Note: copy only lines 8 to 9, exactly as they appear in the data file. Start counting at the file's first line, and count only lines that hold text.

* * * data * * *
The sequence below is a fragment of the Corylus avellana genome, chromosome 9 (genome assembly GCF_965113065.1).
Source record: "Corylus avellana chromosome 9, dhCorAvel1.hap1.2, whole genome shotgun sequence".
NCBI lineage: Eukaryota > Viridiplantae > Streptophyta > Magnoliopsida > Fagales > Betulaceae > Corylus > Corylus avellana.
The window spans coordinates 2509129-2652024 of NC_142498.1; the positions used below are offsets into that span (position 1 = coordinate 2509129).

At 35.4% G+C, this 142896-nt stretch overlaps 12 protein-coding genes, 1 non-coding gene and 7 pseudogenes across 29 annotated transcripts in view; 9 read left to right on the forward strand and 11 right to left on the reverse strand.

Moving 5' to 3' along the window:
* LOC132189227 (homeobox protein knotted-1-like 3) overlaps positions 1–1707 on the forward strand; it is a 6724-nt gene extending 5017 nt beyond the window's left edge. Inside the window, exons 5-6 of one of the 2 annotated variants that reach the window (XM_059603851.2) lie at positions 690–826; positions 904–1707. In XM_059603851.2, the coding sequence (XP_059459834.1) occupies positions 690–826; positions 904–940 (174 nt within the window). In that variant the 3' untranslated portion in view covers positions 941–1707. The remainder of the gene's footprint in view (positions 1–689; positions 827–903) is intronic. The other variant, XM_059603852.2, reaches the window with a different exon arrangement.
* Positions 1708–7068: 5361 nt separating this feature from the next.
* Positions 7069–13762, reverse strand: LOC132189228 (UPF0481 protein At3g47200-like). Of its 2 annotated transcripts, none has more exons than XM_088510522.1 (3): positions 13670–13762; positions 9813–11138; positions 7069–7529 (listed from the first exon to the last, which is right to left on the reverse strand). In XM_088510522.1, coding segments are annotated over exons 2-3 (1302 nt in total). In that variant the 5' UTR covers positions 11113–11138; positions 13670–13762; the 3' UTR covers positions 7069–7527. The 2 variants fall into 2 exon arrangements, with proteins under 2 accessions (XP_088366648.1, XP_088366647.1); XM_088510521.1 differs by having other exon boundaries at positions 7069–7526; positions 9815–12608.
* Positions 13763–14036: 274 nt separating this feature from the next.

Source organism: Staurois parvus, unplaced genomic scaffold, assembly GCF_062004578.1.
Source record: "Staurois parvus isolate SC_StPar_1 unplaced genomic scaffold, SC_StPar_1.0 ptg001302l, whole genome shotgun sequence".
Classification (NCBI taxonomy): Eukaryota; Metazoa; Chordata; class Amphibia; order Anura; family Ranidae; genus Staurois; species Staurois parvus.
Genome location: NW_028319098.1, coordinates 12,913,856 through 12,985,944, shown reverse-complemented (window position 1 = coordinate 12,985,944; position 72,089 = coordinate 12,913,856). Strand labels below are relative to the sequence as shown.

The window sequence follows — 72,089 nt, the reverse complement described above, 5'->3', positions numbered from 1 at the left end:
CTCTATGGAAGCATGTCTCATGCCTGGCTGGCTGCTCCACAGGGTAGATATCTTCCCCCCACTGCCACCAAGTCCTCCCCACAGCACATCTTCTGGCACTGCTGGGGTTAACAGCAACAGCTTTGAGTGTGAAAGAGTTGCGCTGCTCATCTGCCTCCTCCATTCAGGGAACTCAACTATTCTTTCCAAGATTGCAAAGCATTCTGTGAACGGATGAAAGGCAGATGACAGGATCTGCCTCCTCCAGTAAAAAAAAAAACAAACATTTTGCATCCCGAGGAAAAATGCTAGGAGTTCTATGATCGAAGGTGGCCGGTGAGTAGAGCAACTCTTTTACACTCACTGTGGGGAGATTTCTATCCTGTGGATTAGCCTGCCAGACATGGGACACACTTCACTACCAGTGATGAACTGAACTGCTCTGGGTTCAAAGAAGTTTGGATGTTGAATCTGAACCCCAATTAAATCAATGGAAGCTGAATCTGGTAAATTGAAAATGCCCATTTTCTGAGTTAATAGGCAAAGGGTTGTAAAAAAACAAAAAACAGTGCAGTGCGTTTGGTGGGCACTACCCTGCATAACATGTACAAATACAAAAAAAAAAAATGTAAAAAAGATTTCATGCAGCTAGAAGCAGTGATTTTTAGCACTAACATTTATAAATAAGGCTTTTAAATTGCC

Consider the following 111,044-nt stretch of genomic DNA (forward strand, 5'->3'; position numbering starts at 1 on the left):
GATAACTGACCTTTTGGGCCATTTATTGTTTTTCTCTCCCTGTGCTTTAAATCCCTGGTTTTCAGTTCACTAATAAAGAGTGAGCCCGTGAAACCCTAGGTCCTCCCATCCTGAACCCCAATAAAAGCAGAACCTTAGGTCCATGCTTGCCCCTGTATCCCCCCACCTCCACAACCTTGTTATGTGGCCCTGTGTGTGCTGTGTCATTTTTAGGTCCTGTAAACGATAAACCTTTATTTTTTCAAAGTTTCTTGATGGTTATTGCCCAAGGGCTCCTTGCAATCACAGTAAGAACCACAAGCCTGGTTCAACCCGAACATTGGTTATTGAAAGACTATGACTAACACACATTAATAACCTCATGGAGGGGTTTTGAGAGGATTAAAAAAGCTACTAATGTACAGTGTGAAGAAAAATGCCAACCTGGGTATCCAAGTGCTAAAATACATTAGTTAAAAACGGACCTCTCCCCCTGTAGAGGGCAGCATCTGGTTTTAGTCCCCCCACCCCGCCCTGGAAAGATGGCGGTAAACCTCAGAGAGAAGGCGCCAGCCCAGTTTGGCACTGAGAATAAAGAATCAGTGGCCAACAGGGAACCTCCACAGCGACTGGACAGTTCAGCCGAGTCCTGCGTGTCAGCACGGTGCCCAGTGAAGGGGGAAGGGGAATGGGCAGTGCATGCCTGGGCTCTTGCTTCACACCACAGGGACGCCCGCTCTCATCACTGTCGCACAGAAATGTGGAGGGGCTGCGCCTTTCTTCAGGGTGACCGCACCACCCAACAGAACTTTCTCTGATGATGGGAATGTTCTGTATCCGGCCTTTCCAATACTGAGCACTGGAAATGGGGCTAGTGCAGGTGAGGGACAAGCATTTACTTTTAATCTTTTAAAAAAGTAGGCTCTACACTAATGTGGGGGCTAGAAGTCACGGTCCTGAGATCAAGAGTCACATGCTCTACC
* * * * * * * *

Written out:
* Positions 1708–7068: 5361 nt separating this feature from the next.
* Positions 7069–13762, reverse strand: LOC132189228 (UPF0481 protein At3g47200-like). Of its 2 annotated transcripts, none has more exons than XM_088510522.1 (3): positions 13670–13762; positions 9813–11138; positions 7069–7529 (listed from the first exon to the last, which is right to left on the reverse strand). In XM_088510522.1, coding segments are annotated over exons 2-3 (1302 nt in total). In that variant the 5' UTR covers positions 11113–11138; positions 13670–13762; the 3' UTR covers positions 7069–7527. The 2 variants fall into 2 exon arrangements, with proteins under 2 accessions (XP_088366648.1, XP_088366647.1); XM_088510521.1 differs by having other exon boundaries at positions 7069–7526; positions 9815–12608.